Felicia-Tatum More than 1 year ago
This was an action packed story with adventure and self discovery. I enjoyed the multiple story lines within the book, though at times it did get confusing. I enjoy books about Gods and Goddesses of the elements, so this was a nice surprise. I didn't realize this book involved those. Keiko didn't seem to be grieving as much as I would expect a teen to right after losing her father, but I suppose that could be because of heritage and the power within her. The Japanese words did through me a bit, because, well, I don't know Japanese. I think a dictionary or reference or something included would be a great addition. Overall, I enjoyed this book and kept finding myself going back to it when I told myself to stop reading for the night. 
Yzabel More than 1 year ago
“Kojiki” is, in my opinion, quite a visual story, and would be just as suited if turned into a movie. The author wrote vidi descriptions that allowed me to picture whatever was going on clearly enough—and there was a lot going on. You may not like the story as much as I did if you’re not into action-packed plots; if you are, though, then go ahead. The story may be more geared toward a younger audience, or at least one who is familiar with anime and some of their most popular themes, such as battles between spirits to save the world. However, there’s no dumbing-down here, as it also deals with deeper themes (treason, lost love, trust issues, being torn between saving or killing a friend…). I appreciate when books go that road, and don’t remain stuck to surface feelings and plots, the way things too often are in such works. There are a couple of things here I’m not too sure about. For instance, Keiko is quickly thrown into the action—she doesn’t spend a third of the book looking for the gate, or getting into the swing of things; part of me was glad about that, while another part thought it may have been a little too abrupt. There are also several characters and points of view to follow; this isn’t a problem for me, but, again, I found those just a tad bit heavy to get into at first (which means that readers who are less familiar than I am with POV switches might have a harder time here). Another thing that may detract readers is the use of Japanese language. Someone like me, who speaks just enough of it to understand the (quite basic) vocabulary and sentence structures used here, won’t feel lost; on the other hand, I can imagine that someone who doesn’t speak the language may not always guess what those words are about (sometimes the context or dialogue provides an explanation… and sometimes not). On the other hand, I think the whole mythology unfolding in the book should be easy to understand: spirits linked to elements (water, air, nature, earth…), fighting with their guardians (lesser spirits tied to the same elements) to prevent the world from being destroyed. Pretty basic at first sight, except that what could have been your good old black and white morality undergoes a few twists here. While the battle is fought above Japan, the spirits involved aren’t only Japanese, and hint at different cultures—in other words, they’re not anchored in one time and one place, and truly represent something bigger and older than that. At the same time, much like in legends, those spirits have to contend with their personalities and feelings, and aren’t mere concepts: in that regard, they feel like real people, and have depths as characters (which isn’t so easy to achieve when you’re dealing with what are basically Gods). Perhaps the only character I didn’t really get was Lon-Shan; maybe he would have deserved more screen time? My conclusion: get this book if you’re at ease with 3rd person narration with several points of view, enjoy vivid descriptions of scenes and battles, want to get a clear visual of what’s happpening, and enjoy diving into plots that involve powerful beings who nevertheless have to deal with human-like problems. If you’re into anime on top of it, you’ll likely enjoy it even more.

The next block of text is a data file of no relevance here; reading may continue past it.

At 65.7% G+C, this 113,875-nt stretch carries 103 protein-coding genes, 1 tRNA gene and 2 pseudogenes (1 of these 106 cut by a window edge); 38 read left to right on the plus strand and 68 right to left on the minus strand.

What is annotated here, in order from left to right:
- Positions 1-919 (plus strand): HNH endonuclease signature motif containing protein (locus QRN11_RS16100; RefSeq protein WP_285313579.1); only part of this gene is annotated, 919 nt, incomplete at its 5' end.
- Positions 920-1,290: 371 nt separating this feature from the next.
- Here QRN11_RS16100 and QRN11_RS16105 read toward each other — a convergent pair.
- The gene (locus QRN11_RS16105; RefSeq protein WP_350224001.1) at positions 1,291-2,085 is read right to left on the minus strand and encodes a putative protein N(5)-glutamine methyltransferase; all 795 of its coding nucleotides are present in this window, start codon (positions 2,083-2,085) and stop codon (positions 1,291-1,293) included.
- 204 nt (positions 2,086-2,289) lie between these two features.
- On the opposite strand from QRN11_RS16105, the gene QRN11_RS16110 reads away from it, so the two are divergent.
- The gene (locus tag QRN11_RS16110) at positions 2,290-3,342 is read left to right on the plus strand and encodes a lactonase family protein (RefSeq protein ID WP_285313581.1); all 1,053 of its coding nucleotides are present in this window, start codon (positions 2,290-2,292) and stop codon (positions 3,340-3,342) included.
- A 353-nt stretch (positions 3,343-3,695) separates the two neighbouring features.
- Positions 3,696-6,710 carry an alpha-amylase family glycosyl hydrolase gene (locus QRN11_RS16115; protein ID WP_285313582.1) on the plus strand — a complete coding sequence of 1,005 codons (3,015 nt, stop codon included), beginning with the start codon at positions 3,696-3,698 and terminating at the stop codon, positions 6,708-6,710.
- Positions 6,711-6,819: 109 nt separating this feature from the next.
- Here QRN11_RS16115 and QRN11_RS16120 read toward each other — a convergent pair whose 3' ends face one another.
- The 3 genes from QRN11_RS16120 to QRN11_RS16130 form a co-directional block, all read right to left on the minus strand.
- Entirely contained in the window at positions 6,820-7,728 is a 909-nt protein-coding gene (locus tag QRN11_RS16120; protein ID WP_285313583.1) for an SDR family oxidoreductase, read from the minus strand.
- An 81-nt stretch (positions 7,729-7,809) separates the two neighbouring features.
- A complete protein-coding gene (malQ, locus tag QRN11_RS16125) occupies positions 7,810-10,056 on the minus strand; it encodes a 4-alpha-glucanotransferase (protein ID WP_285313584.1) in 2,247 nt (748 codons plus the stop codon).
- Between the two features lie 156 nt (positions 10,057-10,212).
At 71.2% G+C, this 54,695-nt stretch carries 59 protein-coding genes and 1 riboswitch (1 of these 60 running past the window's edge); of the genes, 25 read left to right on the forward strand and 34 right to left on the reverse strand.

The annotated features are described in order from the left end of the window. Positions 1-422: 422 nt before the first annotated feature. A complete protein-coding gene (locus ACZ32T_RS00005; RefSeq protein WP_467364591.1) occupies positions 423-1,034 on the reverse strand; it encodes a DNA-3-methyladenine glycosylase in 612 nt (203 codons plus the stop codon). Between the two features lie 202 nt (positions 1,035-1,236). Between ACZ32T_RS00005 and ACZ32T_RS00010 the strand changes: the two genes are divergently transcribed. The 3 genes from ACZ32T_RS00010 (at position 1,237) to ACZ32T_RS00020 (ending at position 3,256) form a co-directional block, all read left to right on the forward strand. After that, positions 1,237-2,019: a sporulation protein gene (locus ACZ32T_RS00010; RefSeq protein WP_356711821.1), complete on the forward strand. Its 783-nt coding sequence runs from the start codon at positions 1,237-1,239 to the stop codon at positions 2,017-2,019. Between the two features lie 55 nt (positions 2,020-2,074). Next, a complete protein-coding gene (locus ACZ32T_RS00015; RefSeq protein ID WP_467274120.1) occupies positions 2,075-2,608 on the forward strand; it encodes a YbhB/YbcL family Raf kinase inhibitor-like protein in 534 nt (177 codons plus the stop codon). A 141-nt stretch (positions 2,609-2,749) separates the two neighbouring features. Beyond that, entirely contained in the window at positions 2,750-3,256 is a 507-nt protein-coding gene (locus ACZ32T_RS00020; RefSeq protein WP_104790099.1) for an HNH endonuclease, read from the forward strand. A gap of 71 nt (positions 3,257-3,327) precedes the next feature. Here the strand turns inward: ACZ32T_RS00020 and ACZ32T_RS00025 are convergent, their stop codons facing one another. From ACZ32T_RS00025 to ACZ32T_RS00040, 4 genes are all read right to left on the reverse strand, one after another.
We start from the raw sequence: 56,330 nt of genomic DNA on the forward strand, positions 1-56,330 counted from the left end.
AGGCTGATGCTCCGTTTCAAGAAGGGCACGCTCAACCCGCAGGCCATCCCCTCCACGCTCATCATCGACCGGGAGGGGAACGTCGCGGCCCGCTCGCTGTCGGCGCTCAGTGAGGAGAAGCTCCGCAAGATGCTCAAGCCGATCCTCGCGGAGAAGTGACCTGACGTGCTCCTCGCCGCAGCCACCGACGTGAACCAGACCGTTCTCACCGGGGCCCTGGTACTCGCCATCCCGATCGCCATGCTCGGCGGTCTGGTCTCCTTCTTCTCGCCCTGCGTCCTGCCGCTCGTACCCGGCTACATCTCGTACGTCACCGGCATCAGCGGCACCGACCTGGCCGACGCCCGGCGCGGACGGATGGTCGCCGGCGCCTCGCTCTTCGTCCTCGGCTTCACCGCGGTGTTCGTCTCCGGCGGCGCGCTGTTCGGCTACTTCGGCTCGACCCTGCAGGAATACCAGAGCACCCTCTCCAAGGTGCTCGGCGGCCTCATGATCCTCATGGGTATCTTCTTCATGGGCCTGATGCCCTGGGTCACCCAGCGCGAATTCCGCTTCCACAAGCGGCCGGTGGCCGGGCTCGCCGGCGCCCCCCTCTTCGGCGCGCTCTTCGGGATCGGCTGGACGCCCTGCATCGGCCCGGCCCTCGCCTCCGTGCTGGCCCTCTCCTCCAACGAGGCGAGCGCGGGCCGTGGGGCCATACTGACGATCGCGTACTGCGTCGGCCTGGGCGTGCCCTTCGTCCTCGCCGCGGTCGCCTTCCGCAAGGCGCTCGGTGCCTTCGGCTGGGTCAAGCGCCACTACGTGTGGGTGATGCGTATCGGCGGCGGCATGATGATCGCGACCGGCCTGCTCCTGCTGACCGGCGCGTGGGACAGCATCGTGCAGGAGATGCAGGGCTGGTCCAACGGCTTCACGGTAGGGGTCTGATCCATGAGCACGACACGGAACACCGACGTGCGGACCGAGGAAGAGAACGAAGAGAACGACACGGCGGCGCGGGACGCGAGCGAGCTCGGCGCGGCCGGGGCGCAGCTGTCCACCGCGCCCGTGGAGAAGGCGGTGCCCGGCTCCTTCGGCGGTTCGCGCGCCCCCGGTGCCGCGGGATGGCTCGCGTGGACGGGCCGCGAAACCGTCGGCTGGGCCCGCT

Anonymous More than 1 year ago